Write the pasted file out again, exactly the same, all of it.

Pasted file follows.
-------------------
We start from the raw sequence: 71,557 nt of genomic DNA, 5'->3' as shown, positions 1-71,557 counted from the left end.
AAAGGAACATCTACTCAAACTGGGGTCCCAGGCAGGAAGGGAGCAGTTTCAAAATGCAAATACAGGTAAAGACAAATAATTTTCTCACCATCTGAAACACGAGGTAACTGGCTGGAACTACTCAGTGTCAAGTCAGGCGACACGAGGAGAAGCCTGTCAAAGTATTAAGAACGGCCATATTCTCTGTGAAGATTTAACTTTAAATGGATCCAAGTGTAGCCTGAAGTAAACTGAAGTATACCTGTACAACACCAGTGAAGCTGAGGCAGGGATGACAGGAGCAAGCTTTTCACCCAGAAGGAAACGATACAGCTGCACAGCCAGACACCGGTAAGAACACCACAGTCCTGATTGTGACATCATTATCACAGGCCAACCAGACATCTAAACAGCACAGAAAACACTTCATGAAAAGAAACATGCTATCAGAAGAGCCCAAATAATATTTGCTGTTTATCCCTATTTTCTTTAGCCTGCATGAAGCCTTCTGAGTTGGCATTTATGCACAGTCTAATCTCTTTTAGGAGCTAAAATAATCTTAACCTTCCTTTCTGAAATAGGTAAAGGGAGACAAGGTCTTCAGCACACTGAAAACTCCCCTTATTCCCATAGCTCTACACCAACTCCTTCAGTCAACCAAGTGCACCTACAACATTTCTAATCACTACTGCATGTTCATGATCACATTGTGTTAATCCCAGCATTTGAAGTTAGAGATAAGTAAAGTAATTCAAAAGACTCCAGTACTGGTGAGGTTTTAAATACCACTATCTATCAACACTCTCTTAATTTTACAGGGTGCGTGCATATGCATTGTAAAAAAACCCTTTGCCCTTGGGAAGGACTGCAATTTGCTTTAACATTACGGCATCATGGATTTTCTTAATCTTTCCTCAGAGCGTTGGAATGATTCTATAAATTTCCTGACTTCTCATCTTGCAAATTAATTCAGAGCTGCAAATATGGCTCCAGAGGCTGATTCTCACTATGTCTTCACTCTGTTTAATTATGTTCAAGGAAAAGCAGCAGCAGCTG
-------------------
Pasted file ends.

We start from the raw sequence: 71,557 nt of genomic DNA, 5'->3' as shown, positions 1-71,557 counted from the left end.
AAAGGAACATCTACTCAAACTGGGGTCCCAGGCAGGAAGGGAGCAGTTTCAAAATGCAAATACAGGTAAAGACAAATAATTTTCTCACCATCTGAAACACGAGGTAACTGGCTGGAACTACTCAGTGTCAAGTCAGGCGACACGAGGAGAAGCCTGTCAAAGTATTAAGAACGGCCATATTCTCTGTGAAGATTTAACTTTAAATGGATCCAAGTGTAGCCTGAAGTAAACTGAAGTATACCTGTACAACACCAGTGAAGCTGAGGCAGGGATGACAGGAGCAAGCTTTTCACCCAGAAGGAAACGATACAGCTGCACAGCCAGACACCGGTAAGAACACCACAGTCCTGATTGTGACATCATTATCACAGGCCAACCAGACATCTAAACAGCACAGAAAACACTTCATGAAAAGAAACATGCTATCAGAAGAGCCCAAATAATATTTGCTGTTTATCCCTATTTTCTTTAGCCTGCATGAAGCCTTCTGAGTTGGCATTTATGCACAGTCTAATCTCTTTTAGGAGCTAAAATAATCTTAACCTTCCTTTCTGAAATAGGTAAAGGGAGACAAGGTCTTCAGCACACTGAAAACTCCCCTTATTCCCATAGCTCTACACCAACTCCTTCAGTCAACCAAGTGCACCTACAACATTTCTAATCACTACTGCATGTTCATGATCACATTGTGTTAATCCCAGCATTTGAAGTTAGAGATAAGTAAAGTAATTCAAAAGACTCCAGTACTGGTGAGGTTTTAAATACCACTATCTATCAACACTCTCTTAATTTTACAGGGTGCGTGCATATGCATTGTAAAAAAACCCTTTGCCCTTGGGAAGGACTGCAATTTGCTTTAACATTACGGCATCATGGATTTTCTTAATCTTTCCTCAGAGCGTTGGAATGATTCTATAAATTTCCTGACTTCTCATCTTGCAAATTAATTCAGAGCTGCAAATATGGCTCCAGAGGCTGATTCTCACTATGTCTTCACTCTGTTTAATTATGTTCAAGGAAAAGCAGCAGCAGCTG